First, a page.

Whether someone has Alzheimer's disease or another form of dementia, his or her health care provider will likely break the condition down into stages.
Whether someone has Alzheimer's disease or another form of dementia, his or her health care provider will likely break the condition down into stages. Doing so helps medical professionals and caregivers track the disease's progress and measure symptoms, which can affect which treatments will be used to slow the decline. Most forms of dementia, including Alzheimer's, are divided into three stages: mild, moderate and severe. Here's what you should know about each.
Symptoms of mild cognitive impairment may be difficult to spot at first. The person experiencing it may still be capable of living independently outside of an assisted living facility. He or she may still drive, go out to socialise and even work. However, friends, family members and health care providers may start to notice small signs that a person's memory is not what it used to be. Small lapses in memory may become more common, like forgetting the names of people and objects, getting lost more frequently, having more difficulty performing daily tasks and experiencing greater hardships while planning and organising.
The Alzheimer's Society noted that people often attribute these memory lapses to factors like stress, bereavement or general ageing. It is sometimes only after the person's cognitive decline progresses that family members look back and realise that those memory lapses were the first signs of dementia.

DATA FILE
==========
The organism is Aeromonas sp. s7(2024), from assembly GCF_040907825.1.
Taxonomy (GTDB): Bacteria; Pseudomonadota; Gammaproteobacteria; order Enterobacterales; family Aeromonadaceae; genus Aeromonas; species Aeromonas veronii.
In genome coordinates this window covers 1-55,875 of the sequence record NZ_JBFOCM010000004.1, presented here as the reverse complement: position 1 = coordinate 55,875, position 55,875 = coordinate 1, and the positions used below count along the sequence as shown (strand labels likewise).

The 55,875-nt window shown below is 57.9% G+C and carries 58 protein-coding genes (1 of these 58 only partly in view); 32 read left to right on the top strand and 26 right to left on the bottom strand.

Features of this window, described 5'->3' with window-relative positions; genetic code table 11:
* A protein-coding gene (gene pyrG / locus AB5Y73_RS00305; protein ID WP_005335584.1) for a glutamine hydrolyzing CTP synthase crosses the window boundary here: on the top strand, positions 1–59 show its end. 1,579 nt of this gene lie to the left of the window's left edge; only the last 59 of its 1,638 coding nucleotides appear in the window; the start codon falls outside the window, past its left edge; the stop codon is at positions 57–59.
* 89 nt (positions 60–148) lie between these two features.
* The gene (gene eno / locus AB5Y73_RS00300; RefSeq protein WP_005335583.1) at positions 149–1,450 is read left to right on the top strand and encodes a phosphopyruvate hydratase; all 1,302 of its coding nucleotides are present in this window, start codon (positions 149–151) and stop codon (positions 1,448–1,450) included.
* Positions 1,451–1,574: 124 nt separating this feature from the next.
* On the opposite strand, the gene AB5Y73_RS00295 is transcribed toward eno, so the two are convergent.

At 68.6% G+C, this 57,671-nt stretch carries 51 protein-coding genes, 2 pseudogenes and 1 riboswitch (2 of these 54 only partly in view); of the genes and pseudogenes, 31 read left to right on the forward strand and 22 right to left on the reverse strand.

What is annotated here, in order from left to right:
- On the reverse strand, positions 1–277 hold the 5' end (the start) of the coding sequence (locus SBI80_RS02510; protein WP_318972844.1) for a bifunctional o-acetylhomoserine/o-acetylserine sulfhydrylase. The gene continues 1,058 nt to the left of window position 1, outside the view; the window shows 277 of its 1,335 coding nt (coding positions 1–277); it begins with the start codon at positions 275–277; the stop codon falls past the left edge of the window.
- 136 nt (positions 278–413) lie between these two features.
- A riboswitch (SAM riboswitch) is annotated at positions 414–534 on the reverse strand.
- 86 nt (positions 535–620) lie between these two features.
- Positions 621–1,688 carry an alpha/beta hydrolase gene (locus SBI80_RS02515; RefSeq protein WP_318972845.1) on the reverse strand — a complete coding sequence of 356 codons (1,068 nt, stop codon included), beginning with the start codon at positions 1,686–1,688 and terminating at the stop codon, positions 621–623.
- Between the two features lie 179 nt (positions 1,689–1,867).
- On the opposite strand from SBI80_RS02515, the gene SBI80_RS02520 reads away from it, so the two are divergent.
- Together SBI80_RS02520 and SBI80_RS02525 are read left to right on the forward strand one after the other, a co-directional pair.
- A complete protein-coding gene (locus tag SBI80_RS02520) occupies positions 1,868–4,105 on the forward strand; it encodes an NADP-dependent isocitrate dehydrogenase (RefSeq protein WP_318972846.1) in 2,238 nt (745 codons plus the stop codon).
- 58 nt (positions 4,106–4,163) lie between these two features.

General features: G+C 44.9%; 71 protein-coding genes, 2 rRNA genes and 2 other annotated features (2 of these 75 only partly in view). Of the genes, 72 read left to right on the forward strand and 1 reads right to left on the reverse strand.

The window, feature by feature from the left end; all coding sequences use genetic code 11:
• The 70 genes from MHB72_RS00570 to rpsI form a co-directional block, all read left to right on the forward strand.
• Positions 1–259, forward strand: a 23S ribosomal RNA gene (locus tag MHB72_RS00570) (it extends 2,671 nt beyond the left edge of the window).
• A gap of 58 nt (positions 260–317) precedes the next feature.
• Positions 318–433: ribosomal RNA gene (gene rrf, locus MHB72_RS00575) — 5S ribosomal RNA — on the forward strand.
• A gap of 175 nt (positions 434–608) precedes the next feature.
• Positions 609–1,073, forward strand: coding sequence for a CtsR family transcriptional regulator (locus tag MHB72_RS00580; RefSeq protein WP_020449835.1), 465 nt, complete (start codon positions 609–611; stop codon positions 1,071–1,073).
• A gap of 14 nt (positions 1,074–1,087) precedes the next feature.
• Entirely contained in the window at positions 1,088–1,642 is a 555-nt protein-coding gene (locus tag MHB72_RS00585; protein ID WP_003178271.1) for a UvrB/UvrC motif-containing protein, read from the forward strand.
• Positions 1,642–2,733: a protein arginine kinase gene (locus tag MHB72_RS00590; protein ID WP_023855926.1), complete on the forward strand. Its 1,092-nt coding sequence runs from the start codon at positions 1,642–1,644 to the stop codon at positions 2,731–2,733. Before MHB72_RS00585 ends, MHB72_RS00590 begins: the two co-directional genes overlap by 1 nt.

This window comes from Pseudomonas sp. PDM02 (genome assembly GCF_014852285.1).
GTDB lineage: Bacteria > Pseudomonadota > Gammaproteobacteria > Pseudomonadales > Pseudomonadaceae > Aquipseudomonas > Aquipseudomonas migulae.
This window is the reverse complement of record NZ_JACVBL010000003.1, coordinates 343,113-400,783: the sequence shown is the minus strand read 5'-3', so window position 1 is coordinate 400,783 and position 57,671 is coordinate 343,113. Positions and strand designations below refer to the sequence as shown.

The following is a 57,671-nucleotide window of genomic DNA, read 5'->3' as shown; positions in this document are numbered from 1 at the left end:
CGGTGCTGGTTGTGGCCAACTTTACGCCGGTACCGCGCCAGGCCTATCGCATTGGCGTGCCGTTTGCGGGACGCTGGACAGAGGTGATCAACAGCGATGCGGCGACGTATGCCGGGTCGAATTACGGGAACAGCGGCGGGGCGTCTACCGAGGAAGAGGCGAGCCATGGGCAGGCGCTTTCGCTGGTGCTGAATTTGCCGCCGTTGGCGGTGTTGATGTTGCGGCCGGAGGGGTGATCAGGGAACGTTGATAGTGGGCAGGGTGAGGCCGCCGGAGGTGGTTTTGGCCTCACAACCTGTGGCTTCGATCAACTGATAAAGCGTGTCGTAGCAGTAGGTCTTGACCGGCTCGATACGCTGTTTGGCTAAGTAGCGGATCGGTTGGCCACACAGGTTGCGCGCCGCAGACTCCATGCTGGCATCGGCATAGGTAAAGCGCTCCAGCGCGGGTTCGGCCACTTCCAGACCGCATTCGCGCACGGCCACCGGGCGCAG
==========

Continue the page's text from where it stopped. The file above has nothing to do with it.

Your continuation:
The symptoms of dementia are more clearly visible in the moderate stage, which often lasts the longest and can stretch over the course of several years. The memory lapses seen in the mild stage may become more prevalent, and other symptoms may begin to show, like social withdrawal, moodiness, confusion, denial of symptoms and more difficulty performing regular tasks. As the disease progresses, these symptoms might become worse and the person may need a higher level of care.
Those who reach a severe stage of dementia often need high levels of care and may eventually become totally dependent on caregivers for support. Individuals in this stage often lose the ability to respond to their environment, carry on a conversation and control movement. Daily activities and personal care require assistance to complete, so dementia care homes might be necessary to provide the best around-the-clock personal care. Otherwise, caregivers may have to provide assistance with eating, bathing and going to the toilet.
At Sunrise Senior Living, our dementia care homes are fully equipped to provide residents with the 24/7 assistance they need. To learn more information or to find a location near you, contact us today.